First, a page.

The Grand Chamber of the European Court of Human Rights issued its decision in Case of Medvedyev and Others v. France (Application no. 3394/03) on 29 March. The applicants in the case were crew members on a Cambodian ship intercepted by the French Navy near Cape Verde. The crew members were brought to France where they were convicted of drug smuggling. Proceedings were then brought by the crew members before the ECtHR to challenge, among other things, the legality of their detention at sea.
An analysis of the decision by Douglas Guilfoyle, Lecturer in Law at University College London, is posted on EJIL: Talk! – “ECHR Rights at Sea: Medvedyev and others v. France.”
From the Registrar’s Press Release:
“Article 1- The Court had established in its case-law that the responsibility of a State Party to the European Convention on Human Rights could arise in an area outside its national territory when as a consequence of military action it exercised effective control of that area, or in cases involving the activities of its diplomatic or consular agents abroad and on board aircraft and ships registered in, or flying the flag of, the State concerned. France had exercised full and exclusive control over the [ship] and its crew, at least de facto, from the time of its interception, in a continuous and uninterrupted manner. Besides the interception of the [ship] by the French Navy, its rerouting had been ordered by the French authorities, and the [ship’s] crew had remained under the control of the French military throughout the voyage to Brest. Accordingly, the applicants had been effectively within France’s jurisdiction for the purposes of Article 1.
Article 5 § 1 – The applicants had been under the control of the special military forces and deprived of their liberty throughout the voyage, as the ship’s course had been imposed by the French military. The Court therefore considered that their situation after the ship was boarded had amounted to a deprivation of liberty within the meaning of Article 5. The Court was fully aware of the need to combat international drug trafficking and could see why States were so firm in that regard. However, while noting the special nature of the maritime environment, it took the view that this could not justify the creation of an area outside the law. [***] Accordingly, the deprivation of liberty to which the applicants had been subjected between the boarding of their ship and its arrival in Brest had not been “lawful”, for lack of a legal basis of the requisite quality to satisfy the general principle of legal certainty. The Court therefore held by ten votes to seven that there had been a violation of Article 5 § 1.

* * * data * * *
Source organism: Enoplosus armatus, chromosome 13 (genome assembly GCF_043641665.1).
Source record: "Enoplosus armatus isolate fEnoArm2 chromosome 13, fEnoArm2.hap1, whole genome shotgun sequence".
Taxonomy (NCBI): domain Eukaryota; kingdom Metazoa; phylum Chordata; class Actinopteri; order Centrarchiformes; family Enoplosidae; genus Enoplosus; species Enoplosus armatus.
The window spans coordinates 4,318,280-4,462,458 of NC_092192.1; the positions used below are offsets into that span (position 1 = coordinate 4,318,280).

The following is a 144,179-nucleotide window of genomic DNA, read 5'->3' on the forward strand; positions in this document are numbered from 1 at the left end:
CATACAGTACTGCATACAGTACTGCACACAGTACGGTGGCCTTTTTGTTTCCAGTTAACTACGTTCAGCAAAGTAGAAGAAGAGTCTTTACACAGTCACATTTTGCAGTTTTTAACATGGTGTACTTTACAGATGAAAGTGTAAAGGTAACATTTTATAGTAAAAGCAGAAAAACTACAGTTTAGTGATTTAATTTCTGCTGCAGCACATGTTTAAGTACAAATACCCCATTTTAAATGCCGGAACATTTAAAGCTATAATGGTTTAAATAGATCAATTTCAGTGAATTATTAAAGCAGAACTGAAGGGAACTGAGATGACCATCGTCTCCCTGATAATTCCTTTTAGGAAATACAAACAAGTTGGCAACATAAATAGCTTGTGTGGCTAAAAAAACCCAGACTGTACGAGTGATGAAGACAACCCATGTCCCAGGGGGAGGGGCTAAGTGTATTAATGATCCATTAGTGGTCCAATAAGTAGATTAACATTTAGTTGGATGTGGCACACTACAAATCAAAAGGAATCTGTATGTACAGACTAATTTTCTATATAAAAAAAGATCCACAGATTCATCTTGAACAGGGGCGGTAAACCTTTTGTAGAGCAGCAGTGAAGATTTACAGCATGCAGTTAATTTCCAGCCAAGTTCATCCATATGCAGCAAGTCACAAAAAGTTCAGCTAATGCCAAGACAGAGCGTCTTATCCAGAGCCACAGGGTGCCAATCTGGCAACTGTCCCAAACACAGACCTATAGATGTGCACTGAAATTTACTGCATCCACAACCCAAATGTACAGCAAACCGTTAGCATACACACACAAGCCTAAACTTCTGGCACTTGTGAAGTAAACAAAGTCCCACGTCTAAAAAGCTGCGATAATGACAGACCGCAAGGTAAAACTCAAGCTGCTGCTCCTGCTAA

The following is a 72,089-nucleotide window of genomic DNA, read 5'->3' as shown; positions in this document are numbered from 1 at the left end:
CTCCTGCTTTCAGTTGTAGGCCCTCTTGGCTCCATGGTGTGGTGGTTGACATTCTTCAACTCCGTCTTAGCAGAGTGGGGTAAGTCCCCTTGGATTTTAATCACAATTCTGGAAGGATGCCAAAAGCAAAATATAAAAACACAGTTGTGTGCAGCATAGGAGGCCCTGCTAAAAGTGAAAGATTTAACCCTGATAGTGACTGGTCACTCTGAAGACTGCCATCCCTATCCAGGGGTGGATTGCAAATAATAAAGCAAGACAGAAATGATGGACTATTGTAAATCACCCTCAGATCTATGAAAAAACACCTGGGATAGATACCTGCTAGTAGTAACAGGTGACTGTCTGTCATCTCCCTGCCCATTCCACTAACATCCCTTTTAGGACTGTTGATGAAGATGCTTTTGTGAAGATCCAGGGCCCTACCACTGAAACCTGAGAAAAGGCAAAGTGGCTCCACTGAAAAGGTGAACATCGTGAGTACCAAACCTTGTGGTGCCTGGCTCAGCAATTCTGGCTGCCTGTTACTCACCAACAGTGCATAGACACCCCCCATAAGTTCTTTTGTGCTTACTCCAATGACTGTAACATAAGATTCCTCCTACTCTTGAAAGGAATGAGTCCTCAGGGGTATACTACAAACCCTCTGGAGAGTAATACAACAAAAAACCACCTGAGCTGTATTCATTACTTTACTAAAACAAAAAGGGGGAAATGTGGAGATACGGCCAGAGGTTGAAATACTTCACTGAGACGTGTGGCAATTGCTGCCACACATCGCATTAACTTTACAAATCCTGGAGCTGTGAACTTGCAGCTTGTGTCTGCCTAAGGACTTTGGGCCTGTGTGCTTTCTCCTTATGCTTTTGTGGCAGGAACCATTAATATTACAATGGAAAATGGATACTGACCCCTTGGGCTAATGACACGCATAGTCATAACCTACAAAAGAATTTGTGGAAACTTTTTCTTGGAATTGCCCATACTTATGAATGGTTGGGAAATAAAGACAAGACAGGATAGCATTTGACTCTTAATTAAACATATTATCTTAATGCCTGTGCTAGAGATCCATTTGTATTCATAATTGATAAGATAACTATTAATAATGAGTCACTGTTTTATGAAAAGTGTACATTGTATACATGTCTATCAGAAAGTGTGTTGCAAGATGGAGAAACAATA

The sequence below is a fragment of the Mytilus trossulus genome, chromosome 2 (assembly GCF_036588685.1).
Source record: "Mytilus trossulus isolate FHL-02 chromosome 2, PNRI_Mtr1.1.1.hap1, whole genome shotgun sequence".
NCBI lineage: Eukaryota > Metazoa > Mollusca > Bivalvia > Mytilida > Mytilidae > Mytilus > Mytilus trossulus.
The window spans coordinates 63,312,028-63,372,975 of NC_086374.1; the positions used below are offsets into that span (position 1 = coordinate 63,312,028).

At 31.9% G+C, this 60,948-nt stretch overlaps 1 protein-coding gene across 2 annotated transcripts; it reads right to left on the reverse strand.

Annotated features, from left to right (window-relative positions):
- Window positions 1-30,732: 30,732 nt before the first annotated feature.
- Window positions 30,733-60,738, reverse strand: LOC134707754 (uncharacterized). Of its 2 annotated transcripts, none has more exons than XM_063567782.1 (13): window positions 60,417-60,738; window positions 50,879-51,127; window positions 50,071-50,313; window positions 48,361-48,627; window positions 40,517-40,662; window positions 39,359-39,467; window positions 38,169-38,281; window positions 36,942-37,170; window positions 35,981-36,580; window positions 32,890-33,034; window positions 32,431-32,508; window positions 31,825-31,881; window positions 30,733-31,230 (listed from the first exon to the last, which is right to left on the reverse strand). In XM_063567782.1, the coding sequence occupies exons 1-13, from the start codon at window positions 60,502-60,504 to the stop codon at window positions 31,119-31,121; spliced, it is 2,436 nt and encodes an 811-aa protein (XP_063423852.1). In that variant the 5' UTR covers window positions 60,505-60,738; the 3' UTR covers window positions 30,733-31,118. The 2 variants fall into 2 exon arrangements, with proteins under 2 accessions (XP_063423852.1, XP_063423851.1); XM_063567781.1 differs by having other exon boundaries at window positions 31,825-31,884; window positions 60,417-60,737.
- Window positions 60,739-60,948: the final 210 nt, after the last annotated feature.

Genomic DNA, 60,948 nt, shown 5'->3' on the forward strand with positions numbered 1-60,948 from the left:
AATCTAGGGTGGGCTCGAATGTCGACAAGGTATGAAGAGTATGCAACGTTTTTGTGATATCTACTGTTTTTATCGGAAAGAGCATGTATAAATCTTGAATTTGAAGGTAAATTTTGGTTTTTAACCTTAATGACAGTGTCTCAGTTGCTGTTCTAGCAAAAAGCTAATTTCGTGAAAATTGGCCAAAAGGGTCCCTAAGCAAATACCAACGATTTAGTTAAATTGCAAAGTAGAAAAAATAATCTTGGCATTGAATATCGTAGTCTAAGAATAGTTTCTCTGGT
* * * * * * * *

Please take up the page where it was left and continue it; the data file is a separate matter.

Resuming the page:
Article 5 § 3 – The Court reiterated that Article 5 was in the first rank of the fundamental rights that protected the physical security of an individual, and that three strands in particular could be identified as running through the Court’s case-law: strict interpretation of the exceptions, the lawfulness of the detention and the promptness or speediness of the judicial controls, which must be automatic and must be carried out by a judicial officer offering the requisite guarantees of independence from the executive and the parties and with the power to order release after reviewing whether or not the detention was justified. While the Court had already noted that terrorist offences presented the authorities with special problems, that did not give them carte blanche to place suspects in police custody, free from effective control. The same applied to the fight against drug trafficking on the high seas. [***] At the time of its interception the [ship] had been off the coast of the Cape Verde islands, and therefore a long way from the French coast. There was nothing to indicate that it had taken any longer than necessary to escort it to France, particularly in view of the weather conditions and the poor state of repair of the vessel, which made it impossible for it to travel any faster. In view of these “wholly exceptional circumstances”, it had been materially impossible to bring the applicants before the investigating judges any sooner, bearing in mind that they had been brought before them eight or nine hours after their arrival, a period which was compatible with the requirements of Article 5 § 3. The Court therefore held by nine votes to eight that there had been no violation of Article 5 § 3.”
Click here for the EJIL: Talk! analysis by Douglas Guilfoyle.
Click here for the Press Release from the Registrar.
Click here (EN) or here (FR) for the Decision of the Grand Chamber.